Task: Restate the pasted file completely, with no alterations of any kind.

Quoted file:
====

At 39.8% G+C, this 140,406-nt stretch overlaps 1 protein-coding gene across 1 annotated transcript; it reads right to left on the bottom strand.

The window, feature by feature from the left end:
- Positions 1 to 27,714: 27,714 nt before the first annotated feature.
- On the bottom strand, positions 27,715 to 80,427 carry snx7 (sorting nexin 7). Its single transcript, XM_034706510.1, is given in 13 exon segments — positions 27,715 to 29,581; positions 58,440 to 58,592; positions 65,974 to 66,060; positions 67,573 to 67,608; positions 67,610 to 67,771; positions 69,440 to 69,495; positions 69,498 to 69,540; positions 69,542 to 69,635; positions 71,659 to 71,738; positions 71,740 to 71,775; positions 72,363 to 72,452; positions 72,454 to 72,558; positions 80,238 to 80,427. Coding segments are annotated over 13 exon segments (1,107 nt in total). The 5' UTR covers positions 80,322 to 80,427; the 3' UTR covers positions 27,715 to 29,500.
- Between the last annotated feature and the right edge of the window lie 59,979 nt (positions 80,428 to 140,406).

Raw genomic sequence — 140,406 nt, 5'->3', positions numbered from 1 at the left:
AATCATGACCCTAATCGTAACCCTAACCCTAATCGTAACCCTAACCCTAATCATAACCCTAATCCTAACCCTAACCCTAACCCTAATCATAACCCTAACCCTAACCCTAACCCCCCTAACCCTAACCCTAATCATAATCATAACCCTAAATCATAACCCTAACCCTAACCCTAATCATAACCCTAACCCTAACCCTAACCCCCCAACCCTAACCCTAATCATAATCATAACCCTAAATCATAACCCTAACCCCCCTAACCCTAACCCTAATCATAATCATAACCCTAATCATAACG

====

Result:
At 39.8% G+C, this 140,406-nt stretch overlaps 1 protein-coding gene across 1 annotated transcript; it reads right to left on the bottom strand.

The window, feature by feature from the left end:
- Positions 1 to 27,714: 27,714 nt before the first annotated feature.
- On the bottom strand, positions 27,715 to 80,427 carry snx7 (sorting nexin 7). Its single transcript, XM_034706510.1, is given in 13 exon segments — positions 27,715 to 29,581; positions 58,440 to 58,592; positions 65,974 to 66,060; positions 67,573 to 67,608; positions 67,610 to 67,771; positions 69,440 to 69,495; positions 69,498 to 69,540; positions 69,542 to 69,635; positions 71,659 to 71,738; positions 71,740 to 71,775; positions 72,363 to 72,452; positions 72,454 to 72,558; positions 80,238 to 80,427. Coding segments are annotated over 13 exon segments (1,107 nt in total). The 5' UTR covers positions 80,322 to 80,427; the 3' UTR covers positions 27,715 to 29,500.
- Between the last annotated feature and the right edge of the window lie 59,979 nt (positions 80,428 to 140,406).

Raw genomic sequence — 140,406 nt, 5'->3', positions numbered from 1 at the left:
AATCATGACCCTAATCGTAACCCTAACCCTAATCGTAACCCTAACCCTAATCATAACCCTAATCCTAACCCTAACCCTAACCCTAATCATAACCCTAACCCTAACCCTAACCCCCCTAACCCTAACCCTAATCATAATCATAACCCTAAATCATAACCCTAACCCTAACCCTAATCATAACCCTAACCCTAACCCTAACCCCCCAACCCTAACCCTAATCATAATCATAACCCTAAATCATAACCCTAACCCCCCTAACCCTAACCCTAATCATAATCATAACCCTAATCATAACG